Colombia’s underexplored offshore is getting a much-needed jolt of investor confidence.

Speaking on the sidelines of the Offshore Technology Conference in Houston in early May, Colombia’s Luis Miguel Morelli, who heads the Agencia de Hidrocarburos (ANH), told a Drillinginfo analyst that two exploration ventures are being planned for the 2020 wildcatting season. “Next year is going to be important,” he said.

One of the contracts slated to see drilling is the result of the ANH swapping older Technical Evaluation Contracts (TEA) for new E&P agreements. This is part of a pro-investment strategy in which the new agreements aim to help the country increase production and reserves.

Colombia produced on average 865,000 bo/d in 2018. The South American nation briefly harvested more than 1 million bo/d in 2015 before the drop in global oil prices sideswiped the industry (Figure 1). Bogotá wants to break through that barrier once more in the coming years.

Figure 1. Colombian Oil and Gas Production 1995-2018

Regulators are Sewing Up New Offshore Contracts

Colombia now stands a chance to break that barrier.

Even before the ink dried on Shell’s newly minted GUA OFF-3 and COL-3 E&P contracts in March 2019, U.S.-based Noble Energy swooped in, acquiring 40 percent and operatorship of the blocks. Both contracts require investment commitments of more than US$ 100 million during the first exploration phase. Noble is understood to be looking for a “liquids play” with its planned well. Noble has not specified which block it will drill, though both tracts are covered by seismic.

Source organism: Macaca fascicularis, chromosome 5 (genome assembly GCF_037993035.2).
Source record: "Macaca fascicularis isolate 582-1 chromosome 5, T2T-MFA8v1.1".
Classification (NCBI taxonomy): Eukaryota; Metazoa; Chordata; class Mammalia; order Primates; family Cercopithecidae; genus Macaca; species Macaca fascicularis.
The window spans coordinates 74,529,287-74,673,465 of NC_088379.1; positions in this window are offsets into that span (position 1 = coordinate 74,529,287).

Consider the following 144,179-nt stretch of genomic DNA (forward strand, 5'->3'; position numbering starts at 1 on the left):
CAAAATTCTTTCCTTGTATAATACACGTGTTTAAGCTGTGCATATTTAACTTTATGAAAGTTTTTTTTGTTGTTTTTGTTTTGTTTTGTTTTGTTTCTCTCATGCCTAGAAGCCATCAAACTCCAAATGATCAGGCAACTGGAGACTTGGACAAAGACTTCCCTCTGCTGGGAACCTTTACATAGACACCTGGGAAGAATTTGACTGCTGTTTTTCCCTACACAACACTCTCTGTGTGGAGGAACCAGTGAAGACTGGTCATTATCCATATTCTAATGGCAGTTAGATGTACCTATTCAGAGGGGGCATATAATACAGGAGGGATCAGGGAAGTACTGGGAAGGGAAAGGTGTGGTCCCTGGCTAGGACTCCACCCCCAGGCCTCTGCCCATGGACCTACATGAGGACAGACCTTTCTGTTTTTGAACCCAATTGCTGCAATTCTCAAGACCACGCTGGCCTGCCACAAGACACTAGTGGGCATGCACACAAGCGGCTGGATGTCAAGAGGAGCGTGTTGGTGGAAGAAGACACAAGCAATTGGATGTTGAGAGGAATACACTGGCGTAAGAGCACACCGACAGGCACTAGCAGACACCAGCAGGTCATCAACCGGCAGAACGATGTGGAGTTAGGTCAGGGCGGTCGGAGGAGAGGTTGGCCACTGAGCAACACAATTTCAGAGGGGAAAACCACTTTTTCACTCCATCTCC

Elsewhere in the offshore, in 2020, Petrobras and Ecopetrol are looking to drill a well, which one source called Uchuva in the offshore Tayrona Block. Uchuva is succulent fruit found in Colombia. While the well is expected to spud in 2020, Petrobras has not confirmed the naming of the planned well, and the NFW’s nomenclature could change.

This planned well is important because the Petrobras-operated Caribbean tract is host to the Orca-1 deepwater discovery. Orca-1, in early December 2014, encountered a natural gas column at a depth of 3,657m (Figure 2). The well had primary targets in the early Miocene carbonate platform of the Siamana Formation and Oligocene carbonate units. Partners are looking at options to bring the gas to shore via sea-to-shore pipelines. Petrobras and Ecopetrol’s WI in the block is 44.44 percent and 55.56 percent, respectively.

Figure 2. Offshore E&P Tayrona License is highlighted in red. Post 2010 NFW’s and results. Colombian Chuchupa gas field (red) and Venezuelan Perla gas condensate field (orange) *

Besides the Noble contract and Shell’s GUA OFF-3 and COL-3 E&P contracts, Ecopetrol signed a contract for COL-5 on March 1. As part of the Minimum Exploratory Program, the company will drill two exploratory wells in the block where it recently secured E&P rights to the former COL-5 TEA. Ecopetrol holds 100 percent WI in the COL-5 Block and is seeking partners ahead of seismic and drilling.

Repsol has also signed two contracts — COL-4 in conjunction with ExxonMobil (50:50 WI split) and GUA OFF-1 in conjunction with Ecopetrol (50:50 WI split). Repsol is operator of both COL-4 and GUA OFF-1. The agreements were signed in April.

The ANH’s Morelli expressed optimism that the four remaining offshore Colombian TEA’s —  COL-1, COL-2, COL-6, and COL-7, which are wholly owned by Anadarko, will be signed soon.